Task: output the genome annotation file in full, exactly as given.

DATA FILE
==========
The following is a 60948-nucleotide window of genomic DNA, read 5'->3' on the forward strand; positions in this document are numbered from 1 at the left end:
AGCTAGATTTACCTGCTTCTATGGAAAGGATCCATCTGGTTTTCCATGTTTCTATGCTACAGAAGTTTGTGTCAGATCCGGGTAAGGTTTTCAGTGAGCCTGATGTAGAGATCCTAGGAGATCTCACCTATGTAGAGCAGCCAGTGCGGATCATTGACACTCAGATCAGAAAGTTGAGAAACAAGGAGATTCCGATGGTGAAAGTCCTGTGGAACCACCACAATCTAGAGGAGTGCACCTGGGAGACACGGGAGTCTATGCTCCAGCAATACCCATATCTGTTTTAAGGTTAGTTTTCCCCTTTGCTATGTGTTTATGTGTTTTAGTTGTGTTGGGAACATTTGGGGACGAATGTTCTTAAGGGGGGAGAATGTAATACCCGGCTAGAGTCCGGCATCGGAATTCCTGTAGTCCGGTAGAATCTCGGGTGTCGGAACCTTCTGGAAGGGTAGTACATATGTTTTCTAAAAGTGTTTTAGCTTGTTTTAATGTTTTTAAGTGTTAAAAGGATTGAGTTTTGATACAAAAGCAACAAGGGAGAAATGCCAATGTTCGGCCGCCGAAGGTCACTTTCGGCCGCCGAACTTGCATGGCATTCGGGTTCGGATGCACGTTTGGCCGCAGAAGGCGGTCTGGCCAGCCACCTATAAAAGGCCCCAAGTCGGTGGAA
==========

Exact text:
The following is a 60948-nucleotide window of genomic DNA, read 5'->3' on the forward strand; positions in this document are numbered from 1 at the left end:
AGCTAGATTTACCTGCTTCTATGGAAAGGATCCATCTGGTTTTCCATGTTTCTATGCTACAGAAGTTTGTGTCAGATCCGGGTAAGGTTTTCAGTGAGCCTGATGTAGAGATCCTAGGAGATCTCACCTATGTAGAGCAGCCAGTGCGGATCATTGACACTCAGATCAGAAAGTTGAGAAACAAGGAGATTCCGATGGTGAAAGTCCTGTGGAACCACCACAATCTAGAGGAGTGCACCTGGGAGACACGGGAGTCTATGCTCCAGCAATACCCATATCTGTTTTAAGGTTAGTTTTCCCCTTTGCTATGTGTTTATGTGTTTTAGTTGTGTTGGGAACATTTGGGGACGAATGTTCTTAAGGGGGGAGAATGTAATACCCGGCTAGAGTCCGGCATCGGAATTCCTGTAGTCCGGTAGAATCTCGGGTGTCGGAACCTTCTGGAAGGGTAGTACATATGTTTTCTAAAAGTGTTTTAGCTTGTTTTAATGTTTTTAAGTGTTAAAAGGATTGAGTTTTGATACAAAAGCAACAAGGGAGAAATGCCAATGTTCGGCCGCCGAAGGTCACTTTCGGCCGCCGAACTTGCATGGCATTCGGGTTCGGATGCACGTTTGGCCGCAGAAGGCGGTCTGGCCAGCCACCTATAAAAGGCCCCAAGTCGGTGGAA